What the film gets brilliantly right is how journalists can get co-opted by the institutions they cover — in this case, the Archdiocese of Boston and the powerful Cardinal Bernard Law (Len Cariou) — when their interests converge. His father, Ben Bradlee, was only the most famous editor in American newspapers of the last century and famously played by Jason Robards in the Watergate classic.

This year, at least according to some (Vanity Fair, Vulture, Entertainment Weekly, and GoldDerby among them), the buzz is building around “Spotlight.” Of course, that could be temporary at best, given that several other highly anticipated films — “Steve Jobs,” “Carol,” “The Revenant,” and another Boston-shot movie, “Joy” — will be unveiled to most critics elsewhere in the coming weeks. And just how much courage it takes to pursue a story that may alienate many of your readers (Schreiber, whose character is Jewish, is informed by the publisher that 53 percent of the Globe’s readers are Catholic). They were eventually able to out nearly 90 Boston-area priests as molesters and exposed a pattern of corruption at the church where the higher-ups privy to the scandal would effectively silence any accusers who came forward. In addition to the positive notice that Spotlight received, his hometown Pittsburgh Pirates have won three in a row and are positioned for another playoff run. Starting with allegations against a single priest who may have abused as many as 80 children over a period of decades, the reporters start digging in, talking to victims (Neal Huff and Michael Cyril Creighton, memorably, play two) they previously ignored and realizing the problem is much larger than they thought.

The meticulously sourced, exhaustively comprehensive exposé by the team of Globe reporters (who interviewed at least two victims for every one of those offending priests) offered a mountain of evidence that the church, the city, and the world could no longer ignore, and in 2003, they won a Pulitzer Prize for their work. They have a double-header with the rival Cubs on Tuesday, and Keaton is punching up baseball stats on his phone to research the day’s pitching matchups.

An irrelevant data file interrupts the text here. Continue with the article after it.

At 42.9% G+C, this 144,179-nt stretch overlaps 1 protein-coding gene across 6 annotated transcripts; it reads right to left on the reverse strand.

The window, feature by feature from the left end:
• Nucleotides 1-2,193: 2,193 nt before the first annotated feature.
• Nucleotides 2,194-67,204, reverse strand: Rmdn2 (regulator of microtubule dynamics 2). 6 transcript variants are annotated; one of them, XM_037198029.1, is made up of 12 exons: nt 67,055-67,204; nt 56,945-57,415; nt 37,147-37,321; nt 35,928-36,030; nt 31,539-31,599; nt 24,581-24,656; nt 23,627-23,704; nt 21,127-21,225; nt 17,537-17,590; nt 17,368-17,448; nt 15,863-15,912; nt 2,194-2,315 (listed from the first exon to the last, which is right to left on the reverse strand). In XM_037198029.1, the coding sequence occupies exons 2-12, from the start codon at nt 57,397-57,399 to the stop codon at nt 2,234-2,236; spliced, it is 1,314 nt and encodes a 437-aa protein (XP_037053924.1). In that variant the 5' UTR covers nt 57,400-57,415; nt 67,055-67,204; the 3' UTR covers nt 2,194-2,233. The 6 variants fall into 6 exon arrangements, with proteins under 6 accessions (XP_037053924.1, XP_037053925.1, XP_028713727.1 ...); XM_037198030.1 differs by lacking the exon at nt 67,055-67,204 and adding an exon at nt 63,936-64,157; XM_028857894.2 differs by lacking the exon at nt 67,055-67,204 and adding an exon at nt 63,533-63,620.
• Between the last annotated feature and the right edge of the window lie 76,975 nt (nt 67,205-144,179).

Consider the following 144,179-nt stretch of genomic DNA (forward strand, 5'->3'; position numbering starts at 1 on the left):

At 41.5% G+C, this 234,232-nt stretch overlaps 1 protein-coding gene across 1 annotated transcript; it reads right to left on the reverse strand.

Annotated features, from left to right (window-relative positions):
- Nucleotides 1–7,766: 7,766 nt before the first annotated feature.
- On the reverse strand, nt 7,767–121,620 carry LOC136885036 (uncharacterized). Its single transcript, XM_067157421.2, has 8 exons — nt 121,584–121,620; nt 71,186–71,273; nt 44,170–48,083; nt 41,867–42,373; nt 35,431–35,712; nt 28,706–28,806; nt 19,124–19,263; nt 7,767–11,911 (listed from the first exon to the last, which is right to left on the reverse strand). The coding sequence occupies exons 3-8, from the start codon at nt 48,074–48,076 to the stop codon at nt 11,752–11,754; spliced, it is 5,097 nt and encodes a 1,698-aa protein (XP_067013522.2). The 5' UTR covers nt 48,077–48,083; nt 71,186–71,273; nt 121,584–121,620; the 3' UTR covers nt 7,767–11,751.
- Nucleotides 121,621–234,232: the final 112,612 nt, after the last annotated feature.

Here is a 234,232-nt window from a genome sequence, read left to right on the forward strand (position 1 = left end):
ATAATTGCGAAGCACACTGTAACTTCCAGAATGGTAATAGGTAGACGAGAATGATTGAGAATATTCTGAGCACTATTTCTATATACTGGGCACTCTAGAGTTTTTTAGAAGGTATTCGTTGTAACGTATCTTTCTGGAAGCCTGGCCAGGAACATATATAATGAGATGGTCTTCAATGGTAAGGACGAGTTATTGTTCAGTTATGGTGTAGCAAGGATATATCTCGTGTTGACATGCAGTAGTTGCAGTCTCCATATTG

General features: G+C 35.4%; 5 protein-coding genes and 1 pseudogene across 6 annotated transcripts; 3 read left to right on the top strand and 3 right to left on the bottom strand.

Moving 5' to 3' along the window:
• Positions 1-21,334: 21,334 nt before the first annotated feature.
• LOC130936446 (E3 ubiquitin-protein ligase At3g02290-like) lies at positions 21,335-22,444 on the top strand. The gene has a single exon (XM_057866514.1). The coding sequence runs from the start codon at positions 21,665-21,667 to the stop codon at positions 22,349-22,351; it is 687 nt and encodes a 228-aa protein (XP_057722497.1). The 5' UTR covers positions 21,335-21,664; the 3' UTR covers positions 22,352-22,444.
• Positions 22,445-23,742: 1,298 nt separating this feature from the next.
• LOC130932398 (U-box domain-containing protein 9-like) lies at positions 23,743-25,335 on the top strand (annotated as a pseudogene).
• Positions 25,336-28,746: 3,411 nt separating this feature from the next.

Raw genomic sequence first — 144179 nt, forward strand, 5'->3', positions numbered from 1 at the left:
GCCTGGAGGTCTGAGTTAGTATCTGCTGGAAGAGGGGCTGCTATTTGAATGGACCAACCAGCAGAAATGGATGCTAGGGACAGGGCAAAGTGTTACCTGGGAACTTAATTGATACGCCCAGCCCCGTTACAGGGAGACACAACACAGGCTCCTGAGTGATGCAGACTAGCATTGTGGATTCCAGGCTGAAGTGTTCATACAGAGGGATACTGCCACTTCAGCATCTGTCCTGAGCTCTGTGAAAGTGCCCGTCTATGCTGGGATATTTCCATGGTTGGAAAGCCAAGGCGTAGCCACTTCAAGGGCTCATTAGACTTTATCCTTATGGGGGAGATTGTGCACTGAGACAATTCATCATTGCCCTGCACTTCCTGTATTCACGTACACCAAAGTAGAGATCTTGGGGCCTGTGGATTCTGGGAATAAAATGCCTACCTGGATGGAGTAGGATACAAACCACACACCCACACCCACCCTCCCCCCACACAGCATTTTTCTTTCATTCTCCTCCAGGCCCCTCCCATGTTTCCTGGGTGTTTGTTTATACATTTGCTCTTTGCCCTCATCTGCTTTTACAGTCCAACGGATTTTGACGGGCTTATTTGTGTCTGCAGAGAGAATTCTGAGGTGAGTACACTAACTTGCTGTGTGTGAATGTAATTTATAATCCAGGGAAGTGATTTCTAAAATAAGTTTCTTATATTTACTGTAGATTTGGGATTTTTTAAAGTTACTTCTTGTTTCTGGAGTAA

John Slattery (L) and Michael Keaton attend the Spotlight TIFF party hosted by GREY GOOSE Vodka and Soho Toronto. ( Stefanie Keenan/Getty Images for Grey Goose Vodka) The rabbit-hole of fictional and real-life characters continued when Ty Burr, the Boston Globe’s long-time film critic, stopped by to talk. He’s the one who’s declaring that Spotlight may be – bittersweetly, perhaps – “the last great newspaper movie.” He pointed out that this will be a first: writing a review of a movie that’s essentially about his work place. “The only way to get around it is to admit one’s biases upfront,” Burr told me. True to my 47 years of experience working for daily newspapers — including stints as a reporter and high-ranking editor in news departments — is that the reporters (all lapsed Catholics, as it happens) have to repeatedly coax lawyers (Stanley Tucci, Billy Crudup) bound by confidentiality agreements, and one with close links to the cardinal (Jamey Sheridan), for leads on where to search for smoking guns.

It’s not a showy, bombastic picture—it has that in common with the journalists it portrays, who are mostly concerned with ducking their heads down and doing the work—but it’s so assured, so deft, and so satisfying that I think it’s destined to go far with Oscar voters of just about every demographic. Everybody thinks, “Oh, that’s a great [Oscar campaign] move.” But then you think about it and go, “How do you not do that, though?” You couldn’t not have these people around, and they’ll be around for all this stuff over the next few months. Stopping to speak to him, I complimented him on his Instagram feed, which isn’t the stuff of selfies and sunsets, but often of headlines he’s drawn to in newspapers.